2009 GMC Sierra Hybrid

By February 23, 2008
2009 GMC Sierra Hybrid
On Sale: Fourth Quarter 2008
Expected Pricing: low- to mid-$30,000s

Like sister brand Chevrolet, GMC offered a light hybrid version of its Sierra full-size pickup for the 2005-2007 model years. That system was limited, only offering engine idle shutoff; it improved fuel economy by maybe 8 percent. At the 2007 Los Angeles Auto Show, Chevrolet announced a new, more substantial two-mode hybrid version of the Silverado for the 2009 model year. Now GMC is following suit.

The 2009 GMC Sierra Hybrid was unveiled in February at the 2008 Chicago Auto Show.

This latest hybrid powertrain will not only turn off the engine at stops, but it will also aid propulsion, and propel the truck on the electric motors alone. GM says this system will improve fuel economy by 40 percent in the city and 25 percent overall.

Like the Silverado, the Sierra Hybrid will be offered only as a crew cab with the shortest bed (5 feet, 9 inches). Rear- and four-wheel drive versions will be offered.

The Sierra Hybrid will share its hybrid powertrain with a host of new GM hybrids. In addition to the Silverado, the Chevrolet Tahoe, GMC Yukon and Cadillac Escalade will use it. The two-mode hybrid system was developed with Chrysler, BMW, and Mercedes-Benz, so it's not surprising that the Dodge Durango and Chrysler Aspen are scheduled to use it as well.

The star of the two-mode hybrid system is a new Electrically Variable Transmission (EVT). The EVT has two electric motors and four fixed gears. In one mode, the hybrid powertrain aids power at low speeds and the other mode is devoted mostly to highway driving. In the Sierra, the EVT will be mated to GM's Vortec 6.0-liter V8, which also has GM's Active Fuel Management system that shuts down four cylinders under light load conditions to conserve fuel. GM says the electric motors allow the Active Fuel Management system to operate in four-cylinder mode more often. Together the motors and engine will produce 332 horsepower and 367 pound-feet of torque.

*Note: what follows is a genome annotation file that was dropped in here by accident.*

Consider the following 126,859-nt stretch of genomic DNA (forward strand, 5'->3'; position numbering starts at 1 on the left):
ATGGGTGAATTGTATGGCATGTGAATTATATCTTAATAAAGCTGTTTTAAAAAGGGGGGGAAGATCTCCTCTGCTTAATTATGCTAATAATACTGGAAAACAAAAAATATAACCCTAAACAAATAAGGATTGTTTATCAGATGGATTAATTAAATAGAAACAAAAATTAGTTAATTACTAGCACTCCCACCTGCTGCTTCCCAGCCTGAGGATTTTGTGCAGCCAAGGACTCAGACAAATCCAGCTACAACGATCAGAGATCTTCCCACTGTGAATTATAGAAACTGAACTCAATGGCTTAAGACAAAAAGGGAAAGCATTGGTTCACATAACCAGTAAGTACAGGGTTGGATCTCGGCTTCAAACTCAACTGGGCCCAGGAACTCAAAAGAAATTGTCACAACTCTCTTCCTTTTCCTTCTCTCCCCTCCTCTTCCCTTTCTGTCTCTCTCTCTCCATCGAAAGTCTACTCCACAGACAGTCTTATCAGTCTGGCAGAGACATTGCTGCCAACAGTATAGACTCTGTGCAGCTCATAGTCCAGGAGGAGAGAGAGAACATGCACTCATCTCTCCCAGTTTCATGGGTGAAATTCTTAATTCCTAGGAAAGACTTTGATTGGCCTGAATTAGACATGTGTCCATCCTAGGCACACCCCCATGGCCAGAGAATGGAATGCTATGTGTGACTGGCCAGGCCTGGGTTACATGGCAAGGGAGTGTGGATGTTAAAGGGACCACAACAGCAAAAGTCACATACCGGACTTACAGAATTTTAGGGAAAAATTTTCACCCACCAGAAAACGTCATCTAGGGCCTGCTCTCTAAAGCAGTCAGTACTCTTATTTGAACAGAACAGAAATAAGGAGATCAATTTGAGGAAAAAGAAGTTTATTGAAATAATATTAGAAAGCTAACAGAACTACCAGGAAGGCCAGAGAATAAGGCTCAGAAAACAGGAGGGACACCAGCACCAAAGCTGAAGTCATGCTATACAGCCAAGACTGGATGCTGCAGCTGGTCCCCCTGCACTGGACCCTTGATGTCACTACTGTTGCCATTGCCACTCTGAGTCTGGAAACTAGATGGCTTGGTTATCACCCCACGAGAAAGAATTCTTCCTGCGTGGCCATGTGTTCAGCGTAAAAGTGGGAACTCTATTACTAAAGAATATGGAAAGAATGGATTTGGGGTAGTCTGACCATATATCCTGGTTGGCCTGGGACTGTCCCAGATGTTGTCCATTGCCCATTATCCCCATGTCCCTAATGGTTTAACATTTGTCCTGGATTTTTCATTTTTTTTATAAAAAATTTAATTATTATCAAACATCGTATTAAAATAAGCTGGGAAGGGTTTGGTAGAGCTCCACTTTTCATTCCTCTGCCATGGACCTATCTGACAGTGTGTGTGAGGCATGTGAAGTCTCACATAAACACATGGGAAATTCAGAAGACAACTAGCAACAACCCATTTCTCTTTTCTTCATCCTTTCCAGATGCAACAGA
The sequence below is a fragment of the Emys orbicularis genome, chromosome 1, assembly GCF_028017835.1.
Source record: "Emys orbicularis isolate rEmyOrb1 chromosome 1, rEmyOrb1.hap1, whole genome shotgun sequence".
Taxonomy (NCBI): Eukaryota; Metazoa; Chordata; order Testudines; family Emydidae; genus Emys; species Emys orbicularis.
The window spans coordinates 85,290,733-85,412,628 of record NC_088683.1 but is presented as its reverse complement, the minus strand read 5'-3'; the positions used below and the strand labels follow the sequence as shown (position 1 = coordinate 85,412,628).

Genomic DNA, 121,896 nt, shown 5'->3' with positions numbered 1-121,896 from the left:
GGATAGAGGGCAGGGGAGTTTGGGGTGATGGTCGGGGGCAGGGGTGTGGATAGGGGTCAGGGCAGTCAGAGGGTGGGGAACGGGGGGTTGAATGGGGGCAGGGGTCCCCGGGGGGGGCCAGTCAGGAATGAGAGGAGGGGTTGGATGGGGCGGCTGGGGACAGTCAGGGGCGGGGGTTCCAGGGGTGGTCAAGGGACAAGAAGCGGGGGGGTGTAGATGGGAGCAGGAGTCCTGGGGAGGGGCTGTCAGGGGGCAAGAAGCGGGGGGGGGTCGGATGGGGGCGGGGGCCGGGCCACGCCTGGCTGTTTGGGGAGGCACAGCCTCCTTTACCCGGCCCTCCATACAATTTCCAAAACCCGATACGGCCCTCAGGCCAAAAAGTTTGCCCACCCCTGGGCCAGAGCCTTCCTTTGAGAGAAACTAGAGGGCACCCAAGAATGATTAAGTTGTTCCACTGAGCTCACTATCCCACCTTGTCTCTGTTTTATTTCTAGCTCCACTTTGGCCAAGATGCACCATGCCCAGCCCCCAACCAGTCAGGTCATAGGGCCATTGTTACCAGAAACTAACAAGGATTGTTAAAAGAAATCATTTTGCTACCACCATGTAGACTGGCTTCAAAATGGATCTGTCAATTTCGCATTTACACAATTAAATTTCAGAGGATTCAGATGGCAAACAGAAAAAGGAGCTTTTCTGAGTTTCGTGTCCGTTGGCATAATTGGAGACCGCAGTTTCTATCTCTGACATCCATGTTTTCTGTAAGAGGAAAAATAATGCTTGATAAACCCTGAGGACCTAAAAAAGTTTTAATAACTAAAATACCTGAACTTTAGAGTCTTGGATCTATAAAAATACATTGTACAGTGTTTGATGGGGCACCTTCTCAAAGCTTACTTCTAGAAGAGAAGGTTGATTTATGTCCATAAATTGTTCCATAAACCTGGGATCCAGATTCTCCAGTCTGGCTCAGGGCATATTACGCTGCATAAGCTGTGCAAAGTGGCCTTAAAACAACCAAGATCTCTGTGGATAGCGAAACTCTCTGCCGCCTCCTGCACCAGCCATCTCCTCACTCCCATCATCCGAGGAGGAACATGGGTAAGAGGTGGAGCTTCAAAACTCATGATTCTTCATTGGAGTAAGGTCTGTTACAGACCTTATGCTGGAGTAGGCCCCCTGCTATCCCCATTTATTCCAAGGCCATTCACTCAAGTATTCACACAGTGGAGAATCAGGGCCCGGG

The electric motors can propel the Sierra up to 30 mph, using light acceleration, says GMC. Like other systems, the gasoline engine shuts off at stoplights and restarts when needed.

Fuel economy estimates have not been released, but the Sierra Hybrid should deliver mileage of about 20 mpg city and 20 mpg highway.

Towing capacity, on the other hand, will suffer. The 2009 Chevrolet Sierra Hybrid will be rated to tow up to 6100 pounds while some gas-powered Sierras can tow as much as 10,500 pounds. Still, 6100 pounds is enough to pull a car trailer or a small boat.

To reduce drag, the Sierra Hybrid will have a slightly deeper front air dam, come standard with a three-segment hard tonneau cover for the bed, and ride on special P265/65R18 tires designed for low rolling resistance. Underneath, the power steering system and air conditioning compressor will be electrically driven. Regenerative braking will charge the batteries.

On the inside, the Silverado Hybrid will have seating for five or six. The dash will feature an eight-inch touch screen with a power flow schematic to show if the power is coming from the electric motors, the gasoline engine, or both. There will also be a special tachometer and an economy gauge, the latter of which has a green bar representing maximum fuel economy. The tachometer will have an Auto Stop reading to indicate when the gasoline engine is shut off.

Standard safety features will include dual-stage front airbags, curtain side airbags, a tire-pressure monitor, traction control, and GM's StabiliTrak electronic stability control. A locking rear axle and a trailering package will also be standard.

Pricing hasn't been announced, but the 2009 GMC Sierra Hybrid should start in the low- to mid-$30,000 range when it goes on sale in the fourth quarter of 2008.

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